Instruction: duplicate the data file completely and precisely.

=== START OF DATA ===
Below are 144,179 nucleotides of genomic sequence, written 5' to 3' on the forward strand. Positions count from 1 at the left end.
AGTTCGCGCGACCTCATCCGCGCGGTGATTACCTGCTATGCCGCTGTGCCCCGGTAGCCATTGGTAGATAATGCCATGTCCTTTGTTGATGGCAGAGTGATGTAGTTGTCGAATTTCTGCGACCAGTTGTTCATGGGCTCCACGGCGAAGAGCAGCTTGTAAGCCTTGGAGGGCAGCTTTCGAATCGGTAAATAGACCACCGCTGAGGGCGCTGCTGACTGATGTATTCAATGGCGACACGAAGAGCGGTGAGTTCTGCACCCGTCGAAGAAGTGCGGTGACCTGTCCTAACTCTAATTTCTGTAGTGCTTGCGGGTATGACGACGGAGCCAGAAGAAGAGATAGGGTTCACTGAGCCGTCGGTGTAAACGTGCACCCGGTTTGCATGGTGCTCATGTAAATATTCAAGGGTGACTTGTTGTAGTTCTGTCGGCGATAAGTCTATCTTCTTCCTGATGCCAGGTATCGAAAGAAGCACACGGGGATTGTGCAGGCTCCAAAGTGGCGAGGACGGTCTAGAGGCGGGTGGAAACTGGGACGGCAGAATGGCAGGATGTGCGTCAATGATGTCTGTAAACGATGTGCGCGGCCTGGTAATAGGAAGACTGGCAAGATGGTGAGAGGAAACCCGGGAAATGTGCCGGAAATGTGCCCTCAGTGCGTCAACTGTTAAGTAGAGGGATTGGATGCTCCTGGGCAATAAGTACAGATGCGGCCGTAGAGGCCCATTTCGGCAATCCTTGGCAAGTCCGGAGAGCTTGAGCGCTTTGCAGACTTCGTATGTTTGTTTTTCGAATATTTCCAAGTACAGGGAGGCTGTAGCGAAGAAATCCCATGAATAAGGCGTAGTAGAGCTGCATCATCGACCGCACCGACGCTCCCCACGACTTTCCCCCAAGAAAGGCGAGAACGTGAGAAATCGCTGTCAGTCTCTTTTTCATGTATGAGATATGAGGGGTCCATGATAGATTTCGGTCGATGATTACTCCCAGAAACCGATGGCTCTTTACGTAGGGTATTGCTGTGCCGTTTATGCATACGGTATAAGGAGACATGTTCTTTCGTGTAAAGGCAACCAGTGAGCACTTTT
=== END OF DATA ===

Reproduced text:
Below are 144,179 nucleotides of genomic sequence, written 5' to 3' on the forward strand. Positions count from 1 at the left end.
AGTTCGCGCGACCTCATCCGCGCGGTGATTACCTGCTATGCCGCTGTGCCCCGGTAGCCATTGGTAGATAATGCCATGTCCTTTGTTGATGGCAGAGTGATGTAGTTGTCGAATTTCTGCGACCAGTTGTTCATGGGCTCCACGGCGAAGAGCAGCTTGTAAGCCTTGGAGGGCAGCTTTCGAATCGGTAAATAGACCACCGCTGAGGGCGCTGCTGACTGATGTATTCAATGGCGACACGAAGAGCGGTGAGTTCTGCACCCGTCGAAGAAGTGCGGTGACCTGTCCTAACTCTAATTTCTGTAGTGCTTGCGGGTATGACGACGGAGCCAGAAGAAGAGATAGGGTTCACTGAGCCGTCGGTGTAAACGTGCACCCGGTTTGCATGGTGCTCATGTAAATATTCAAGGGTGACTTGTTGTAGTTCTGTCGGCGATAAGTCTATCTTCTTCCTGATGCCAGGTATCGAAAGAAGCACACGGGGATTGTGCAGGCTCCAAAGTGGCGAGGACGGTCTAGAGGCGGGTGGAAACTGGGACGGCAGAATGGCAGGATGTGCGTCAATGATGTCTGTAAACGATGTGCGCGGCCTGGTAATAGGAAGACTGGCAAGATGGTGAGAGGAAACCCGGGAAATGTGCCGGAAATGTGCCCTCAGTGCGTCAACTGTTAAGTAGAGGGATTGGATGCTCCTGGGCAATAAGTACAGATGCGGCCGTAGAGGCCCATTTCGGCAATCCTTGGCAAGTCCGGAGAGCTTGAGCGCTTTGCAGACTTCGTATGTTTGTTTTTCGAATATTTCCAAGTACAGGGAGGCTGTAGCGAAGAAATCCCATGAATAAGGCGTAGTAGAGCTGCATCATCGACCGCACCGACGCTCCCCACGACTTTCCCCCAAGAAAGGCGAGAACGTGAGAAATCGCTGTCAGTCTCTTTTTCATGTATGAGATATGAGGGGTCCATGATAGATTTCGGTCGATGATTACTCCCAGAAACCGATGGCTCTTTACGTAGGGTATTGCTGTGCCGTTTATGCATACGGTATAAGGAGACATGTTCTTTCGTGTAAAGGCAACCAGTGAGCACTTTT